If you have been spoiled by the developer heaven that is a well running Linux machine and you have to run windoze, this is what I’ve found that begins to almost make it bearable.
- You must first open file explorer (windows-e) and do Tools->Folder Options->View and then check, “Display the contents of system folders,” and uncheck, “Hide extensions for known file types.” Also, View->Details is recommended.
- Right-click on the question mark down near the bottom-right of your screen, left of the clock and all the icons (in the Taskbar), and chose “Hide the language bar” (or whatever the annoying thing is).
- Right-click on the Taskbar itself and check “Show Quick Launch” and uncheck “Hide inactive icons”
- On any command windows (cmd.exe, cygwin, etc.), fix the font. Click on the icon in the upper-left corner of the window and choose “Properties.” Click on the “Font” tab, and choose “Lucida Console.” You can make the window bigger with the “Layout” tab too, if you need.
- Get a nice desktop background image
- swap caps and ctrl. Scroll down a bit to find the registry script. And acutally, if you just make caps a ctrl, and leave ctrl as ctrl, other people that sit down at your machine won’t be so confused.
Now, install the following programs (and don’t allow any of them add an icon to your desktop, a Quick Launch icon is OK if you really use it a lot):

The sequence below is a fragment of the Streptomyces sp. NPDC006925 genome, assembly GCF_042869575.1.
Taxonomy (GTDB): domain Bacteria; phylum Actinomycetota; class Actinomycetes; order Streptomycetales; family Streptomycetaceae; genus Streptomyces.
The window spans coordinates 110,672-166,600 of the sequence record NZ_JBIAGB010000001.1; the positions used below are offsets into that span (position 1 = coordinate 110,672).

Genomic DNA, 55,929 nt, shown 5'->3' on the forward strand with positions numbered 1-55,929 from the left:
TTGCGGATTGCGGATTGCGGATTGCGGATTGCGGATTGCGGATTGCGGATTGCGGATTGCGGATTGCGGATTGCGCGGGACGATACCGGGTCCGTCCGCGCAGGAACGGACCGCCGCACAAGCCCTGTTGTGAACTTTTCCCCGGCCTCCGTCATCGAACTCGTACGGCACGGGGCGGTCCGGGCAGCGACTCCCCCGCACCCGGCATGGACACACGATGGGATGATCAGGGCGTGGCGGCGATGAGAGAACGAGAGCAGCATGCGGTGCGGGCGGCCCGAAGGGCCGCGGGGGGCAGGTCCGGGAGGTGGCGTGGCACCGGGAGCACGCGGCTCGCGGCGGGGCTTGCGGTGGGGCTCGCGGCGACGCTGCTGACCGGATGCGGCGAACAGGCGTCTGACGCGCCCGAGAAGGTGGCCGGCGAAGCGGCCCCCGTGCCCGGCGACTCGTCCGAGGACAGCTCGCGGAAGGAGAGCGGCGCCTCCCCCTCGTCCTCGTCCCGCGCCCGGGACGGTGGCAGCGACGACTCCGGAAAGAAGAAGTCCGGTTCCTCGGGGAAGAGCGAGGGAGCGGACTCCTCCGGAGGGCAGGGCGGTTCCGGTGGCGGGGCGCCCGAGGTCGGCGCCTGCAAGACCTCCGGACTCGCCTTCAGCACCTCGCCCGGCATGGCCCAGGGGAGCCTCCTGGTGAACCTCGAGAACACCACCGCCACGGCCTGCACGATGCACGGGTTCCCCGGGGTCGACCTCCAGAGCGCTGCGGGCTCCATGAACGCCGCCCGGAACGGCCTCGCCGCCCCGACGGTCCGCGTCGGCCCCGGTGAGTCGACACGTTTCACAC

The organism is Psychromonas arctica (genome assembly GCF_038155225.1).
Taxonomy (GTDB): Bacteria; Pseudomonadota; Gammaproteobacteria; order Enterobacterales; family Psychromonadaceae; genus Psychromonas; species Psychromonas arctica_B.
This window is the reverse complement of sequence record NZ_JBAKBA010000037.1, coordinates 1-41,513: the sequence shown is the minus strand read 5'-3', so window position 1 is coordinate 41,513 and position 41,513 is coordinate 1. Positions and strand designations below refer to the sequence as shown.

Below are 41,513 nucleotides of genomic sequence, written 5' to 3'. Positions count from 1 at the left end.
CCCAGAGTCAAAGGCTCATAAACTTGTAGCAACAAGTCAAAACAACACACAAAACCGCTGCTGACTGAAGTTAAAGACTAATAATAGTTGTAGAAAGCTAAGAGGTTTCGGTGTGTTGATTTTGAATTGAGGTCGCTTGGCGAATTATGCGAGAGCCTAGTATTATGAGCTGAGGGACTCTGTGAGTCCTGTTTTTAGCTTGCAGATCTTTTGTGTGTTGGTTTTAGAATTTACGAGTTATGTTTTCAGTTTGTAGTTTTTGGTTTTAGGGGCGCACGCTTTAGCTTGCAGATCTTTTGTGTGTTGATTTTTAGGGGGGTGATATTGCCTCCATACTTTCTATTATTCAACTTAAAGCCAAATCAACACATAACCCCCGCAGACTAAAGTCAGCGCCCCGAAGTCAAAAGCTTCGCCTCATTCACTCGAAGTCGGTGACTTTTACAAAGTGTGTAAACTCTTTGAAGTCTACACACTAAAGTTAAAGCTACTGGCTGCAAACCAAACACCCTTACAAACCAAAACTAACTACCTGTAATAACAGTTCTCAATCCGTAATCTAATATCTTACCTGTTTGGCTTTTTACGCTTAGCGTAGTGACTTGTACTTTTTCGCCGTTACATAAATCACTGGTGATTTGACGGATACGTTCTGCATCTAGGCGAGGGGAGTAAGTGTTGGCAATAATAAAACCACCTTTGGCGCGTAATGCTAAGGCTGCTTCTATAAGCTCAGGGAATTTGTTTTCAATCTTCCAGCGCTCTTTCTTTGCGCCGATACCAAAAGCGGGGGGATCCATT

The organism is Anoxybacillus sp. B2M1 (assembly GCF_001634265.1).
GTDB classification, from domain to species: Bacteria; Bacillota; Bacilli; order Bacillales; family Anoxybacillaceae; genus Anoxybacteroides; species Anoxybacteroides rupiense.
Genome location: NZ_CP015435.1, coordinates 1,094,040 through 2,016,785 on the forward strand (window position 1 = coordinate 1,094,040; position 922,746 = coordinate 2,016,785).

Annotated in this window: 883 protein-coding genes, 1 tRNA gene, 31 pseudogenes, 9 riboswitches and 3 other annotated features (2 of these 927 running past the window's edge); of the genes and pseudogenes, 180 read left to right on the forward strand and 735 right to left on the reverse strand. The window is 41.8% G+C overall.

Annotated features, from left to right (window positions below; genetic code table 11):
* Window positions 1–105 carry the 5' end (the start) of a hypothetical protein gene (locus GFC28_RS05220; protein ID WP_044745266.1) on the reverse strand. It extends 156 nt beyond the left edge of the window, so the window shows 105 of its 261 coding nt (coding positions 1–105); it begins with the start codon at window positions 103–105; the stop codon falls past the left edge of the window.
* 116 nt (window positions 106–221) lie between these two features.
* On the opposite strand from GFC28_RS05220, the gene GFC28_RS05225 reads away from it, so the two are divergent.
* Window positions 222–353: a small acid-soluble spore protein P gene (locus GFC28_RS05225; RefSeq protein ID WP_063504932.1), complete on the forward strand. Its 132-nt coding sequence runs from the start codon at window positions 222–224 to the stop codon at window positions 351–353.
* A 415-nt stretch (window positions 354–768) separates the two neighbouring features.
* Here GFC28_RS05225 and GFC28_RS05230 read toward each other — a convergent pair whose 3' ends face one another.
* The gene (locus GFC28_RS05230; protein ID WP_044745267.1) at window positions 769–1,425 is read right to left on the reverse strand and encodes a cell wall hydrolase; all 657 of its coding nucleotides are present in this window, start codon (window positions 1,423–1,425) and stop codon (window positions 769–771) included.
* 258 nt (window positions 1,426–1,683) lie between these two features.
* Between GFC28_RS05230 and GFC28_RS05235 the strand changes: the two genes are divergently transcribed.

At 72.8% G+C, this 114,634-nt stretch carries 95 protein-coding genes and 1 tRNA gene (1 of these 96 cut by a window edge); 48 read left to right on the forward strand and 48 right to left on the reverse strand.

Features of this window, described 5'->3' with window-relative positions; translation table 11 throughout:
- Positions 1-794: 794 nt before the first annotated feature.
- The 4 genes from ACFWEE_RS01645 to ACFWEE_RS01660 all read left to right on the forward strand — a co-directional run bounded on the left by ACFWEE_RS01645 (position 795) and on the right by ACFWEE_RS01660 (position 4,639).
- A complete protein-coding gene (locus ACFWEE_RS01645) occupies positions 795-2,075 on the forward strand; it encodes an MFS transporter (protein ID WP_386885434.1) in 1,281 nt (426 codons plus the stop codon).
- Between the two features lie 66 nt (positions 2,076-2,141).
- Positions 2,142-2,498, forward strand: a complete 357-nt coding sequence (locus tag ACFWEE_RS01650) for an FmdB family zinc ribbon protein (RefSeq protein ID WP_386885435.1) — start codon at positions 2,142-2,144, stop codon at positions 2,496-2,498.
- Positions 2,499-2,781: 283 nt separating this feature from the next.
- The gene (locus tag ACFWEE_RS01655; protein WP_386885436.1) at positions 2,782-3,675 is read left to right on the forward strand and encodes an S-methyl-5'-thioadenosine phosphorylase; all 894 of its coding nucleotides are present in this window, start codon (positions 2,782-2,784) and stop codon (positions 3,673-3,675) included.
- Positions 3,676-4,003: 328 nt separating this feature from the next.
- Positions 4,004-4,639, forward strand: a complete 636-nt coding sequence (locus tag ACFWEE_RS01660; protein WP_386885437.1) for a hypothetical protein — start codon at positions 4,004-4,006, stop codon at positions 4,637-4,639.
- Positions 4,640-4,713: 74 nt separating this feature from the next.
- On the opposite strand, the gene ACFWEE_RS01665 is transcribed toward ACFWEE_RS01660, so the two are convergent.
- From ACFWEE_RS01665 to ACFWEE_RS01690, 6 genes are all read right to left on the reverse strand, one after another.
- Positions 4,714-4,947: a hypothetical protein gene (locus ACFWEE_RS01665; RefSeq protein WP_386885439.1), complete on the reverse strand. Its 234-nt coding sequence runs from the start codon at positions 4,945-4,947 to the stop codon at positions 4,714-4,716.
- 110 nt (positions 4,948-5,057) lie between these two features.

- txmouse.exe. Gives you X11-like copy-n-paste (even in cmd.exe windows) and focus-follows-mouse.
- emacs w32. I went with the patched version this time, but I’ve used unpatched in the past haven’t noticed a big difference.
- cygwin. Select lots of goodies like gcc and openssh and whatever else your fingers type without thinking when you are at a command-line.
- gnuwin32. Sometimes you end up at a command-line other than cygwin’s and your fingers still type things like ls, which, less, grep, and so forth. That’s what these are for.
- locate32—fast file finder.
- git for windows—if you need some solid open source revision control.
- Console2. This is much nicer than the basic cmd.exe. You can resize it! It does transparency! and tabs! The neat trick is that you can make different types of tabs that each run their own shell, such as c:\cygwin\Cygwin.bat, or the git-bash shell. After you have made your tabs, create multiple shortcuts to start console 2, each specifying a different tab to start with using the
-toption. You can give them the cygwin and git-bash icons to really polish things up.
And because I have Linux machines that my windoze machines must talk with:
- putty. Not just for ssh, but for telnet (handy for embedded development), and works as a serial terminal too.
For embedded software development: